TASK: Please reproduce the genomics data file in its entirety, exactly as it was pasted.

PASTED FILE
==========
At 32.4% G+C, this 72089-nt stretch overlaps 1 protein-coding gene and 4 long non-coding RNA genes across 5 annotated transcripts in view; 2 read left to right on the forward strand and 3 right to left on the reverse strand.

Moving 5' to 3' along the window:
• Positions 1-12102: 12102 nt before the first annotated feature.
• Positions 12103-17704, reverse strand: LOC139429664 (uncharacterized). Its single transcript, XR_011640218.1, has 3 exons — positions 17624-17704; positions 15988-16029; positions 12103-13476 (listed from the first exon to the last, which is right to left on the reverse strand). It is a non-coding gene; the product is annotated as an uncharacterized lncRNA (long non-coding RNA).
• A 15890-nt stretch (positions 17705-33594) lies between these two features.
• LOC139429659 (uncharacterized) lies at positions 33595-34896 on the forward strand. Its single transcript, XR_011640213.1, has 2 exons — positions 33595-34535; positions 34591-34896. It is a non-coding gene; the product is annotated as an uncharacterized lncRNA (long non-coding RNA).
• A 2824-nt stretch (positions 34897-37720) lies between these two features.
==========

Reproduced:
At 32.4% G+C, this 72089-nt stretch overlaps 1 protein-coding gene and 4 long non-coding RNA genes across 5 annotated transcripts in view; 2 read left to right on the forward strand and 3 right to left on the reverse strand.

Moving 5' to 3' along the window:
• Positions 1-12102: 12102 nt before the first annotated feature.
• Positions 12103-17704, reverse strand: LOC139429664 (uncharacterized). Its single transcript, XR_011640218.1, has 3 exons — positions 17624-17704; positions 15988-16029; positions 12103-13476 (listed from the first exon to the last, which is right to left on the reverse strand). It is a non-coding gene; the product is annotated as an uncharacterized lncRNA (long non-coding RNA).
• A 15890-nt stretch (positions 17705-33594) lies between these two features.
• LOC139429659 (uncharacterized) lies at positions 33595-34896 on the forward strand. Its single transcript, XR_011640213.1, has 2 exons — positions 33595-34535; positions 34591-34896. It is a non-coding gene; the product is annotated as an uncharacterized lncRNA (long non-coding RNA).
• A 2824-nt stretch (positions 34897-37720) lies between these two features.